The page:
Status and Distribution
Local in southern and central England, northwards to south Cumbria and North Yorkshire, very local in the Highlands of Scotland where it is represented by an attractive black and white form found in East Inverness-shire, Moray and South Aberdeenshire. Rare in Wales with a few mid-twentieth century records from North Wales only. Apparently absent from the the rest of Scotland, the rest of Wales, south-west England, Ireland, Isle of Man and the Channel Islands.
Bradley & Fletcher no:
Maps updated with all data received by January 2020.
Woodland, parks, scrubland and heath.
Finding the Moth
Larva: between spun or folded leaves; in Europe reported feeding under a leaf edge.
Adult: rests on birch trunks during the day generally in crevices on rough bark, and flies at night and is attracted to light.
Carpatolechia alburnella is best distinguished from whitish or weakly-marked C. proximella and C. decorella by the presence of an all-white segment two of the labial palps. This segment is whitish with extensive fuscous speckling in C. proximella and fuscous in C. decorella.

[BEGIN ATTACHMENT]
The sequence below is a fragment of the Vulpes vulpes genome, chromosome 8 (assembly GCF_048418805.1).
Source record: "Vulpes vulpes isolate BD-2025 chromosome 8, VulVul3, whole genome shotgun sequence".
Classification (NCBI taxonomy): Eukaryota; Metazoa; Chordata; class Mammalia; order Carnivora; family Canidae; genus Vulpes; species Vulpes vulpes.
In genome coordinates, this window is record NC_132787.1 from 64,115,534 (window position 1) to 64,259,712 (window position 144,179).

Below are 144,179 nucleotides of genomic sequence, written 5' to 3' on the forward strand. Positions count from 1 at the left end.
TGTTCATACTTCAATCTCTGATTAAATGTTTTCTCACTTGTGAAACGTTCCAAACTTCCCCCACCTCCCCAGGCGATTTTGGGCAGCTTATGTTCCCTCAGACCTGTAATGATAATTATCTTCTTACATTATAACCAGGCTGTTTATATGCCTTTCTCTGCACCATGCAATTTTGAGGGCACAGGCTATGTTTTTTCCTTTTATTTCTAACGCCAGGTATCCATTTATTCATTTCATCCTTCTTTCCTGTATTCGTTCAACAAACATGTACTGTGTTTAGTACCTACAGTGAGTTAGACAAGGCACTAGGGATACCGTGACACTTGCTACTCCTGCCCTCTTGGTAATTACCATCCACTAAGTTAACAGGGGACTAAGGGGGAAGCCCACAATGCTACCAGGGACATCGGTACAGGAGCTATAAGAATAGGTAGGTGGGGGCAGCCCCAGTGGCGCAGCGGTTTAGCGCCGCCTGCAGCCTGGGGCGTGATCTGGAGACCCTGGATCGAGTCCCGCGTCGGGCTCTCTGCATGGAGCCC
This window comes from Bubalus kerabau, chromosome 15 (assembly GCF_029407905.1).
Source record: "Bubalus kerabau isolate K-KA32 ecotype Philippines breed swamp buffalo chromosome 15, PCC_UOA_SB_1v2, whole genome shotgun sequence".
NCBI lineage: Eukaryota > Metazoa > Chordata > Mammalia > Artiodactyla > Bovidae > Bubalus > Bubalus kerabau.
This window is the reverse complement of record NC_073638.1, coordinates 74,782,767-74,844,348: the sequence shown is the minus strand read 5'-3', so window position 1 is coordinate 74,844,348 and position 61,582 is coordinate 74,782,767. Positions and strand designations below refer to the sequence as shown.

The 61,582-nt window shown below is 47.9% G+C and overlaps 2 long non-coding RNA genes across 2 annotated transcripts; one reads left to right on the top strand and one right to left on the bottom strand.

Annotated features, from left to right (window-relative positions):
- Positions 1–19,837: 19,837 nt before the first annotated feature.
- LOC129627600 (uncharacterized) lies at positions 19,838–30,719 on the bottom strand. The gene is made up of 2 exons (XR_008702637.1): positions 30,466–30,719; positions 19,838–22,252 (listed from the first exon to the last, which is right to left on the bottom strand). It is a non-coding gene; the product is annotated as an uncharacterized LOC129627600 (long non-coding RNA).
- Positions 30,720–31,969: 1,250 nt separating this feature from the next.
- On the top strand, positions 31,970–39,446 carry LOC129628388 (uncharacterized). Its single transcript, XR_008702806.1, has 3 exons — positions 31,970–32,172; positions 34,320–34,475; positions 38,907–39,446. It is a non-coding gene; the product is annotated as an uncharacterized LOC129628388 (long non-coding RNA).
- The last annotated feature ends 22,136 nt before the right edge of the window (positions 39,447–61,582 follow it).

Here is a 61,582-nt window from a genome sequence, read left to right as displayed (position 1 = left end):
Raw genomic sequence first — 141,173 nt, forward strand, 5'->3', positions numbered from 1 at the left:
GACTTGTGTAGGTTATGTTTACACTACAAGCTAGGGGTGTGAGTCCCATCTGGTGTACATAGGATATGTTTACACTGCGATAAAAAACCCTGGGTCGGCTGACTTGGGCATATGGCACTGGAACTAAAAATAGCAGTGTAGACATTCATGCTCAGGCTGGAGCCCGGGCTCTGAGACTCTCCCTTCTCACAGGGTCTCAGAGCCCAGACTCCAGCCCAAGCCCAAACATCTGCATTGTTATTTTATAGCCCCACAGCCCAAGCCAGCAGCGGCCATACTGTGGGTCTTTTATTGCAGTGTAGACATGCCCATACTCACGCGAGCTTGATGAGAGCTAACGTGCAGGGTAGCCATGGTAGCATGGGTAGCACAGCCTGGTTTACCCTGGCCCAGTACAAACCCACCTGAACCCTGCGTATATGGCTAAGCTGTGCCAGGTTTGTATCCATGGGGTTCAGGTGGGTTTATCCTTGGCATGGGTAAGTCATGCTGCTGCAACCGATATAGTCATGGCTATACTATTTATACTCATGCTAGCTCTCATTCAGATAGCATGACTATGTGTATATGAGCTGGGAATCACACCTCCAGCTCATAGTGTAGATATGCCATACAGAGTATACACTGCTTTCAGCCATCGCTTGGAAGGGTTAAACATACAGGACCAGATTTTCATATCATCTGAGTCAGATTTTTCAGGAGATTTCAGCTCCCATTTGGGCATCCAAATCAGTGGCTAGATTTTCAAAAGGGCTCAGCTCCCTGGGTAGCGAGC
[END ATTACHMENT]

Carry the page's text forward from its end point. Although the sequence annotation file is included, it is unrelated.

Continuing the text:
In the Scotland highlands, C. alburnella appears in a form (which the European literature names ab. radiella) with a broad blackish streak extending across the centre of the forewing from one-fifth to about two-thirds and with dark fuscous extensions from the base of the streak to the dorsum (trailing edge) and from the outer end to the costa (leading edge). The second segment of the palps is also white in this form.
Single brooded from mid-June to mid-August.
Earliest: 17th May 2007 (VC12)
Latest: 7th September 2006 (VC58), and an exceptionally late record on 17th September 2006 (VC37)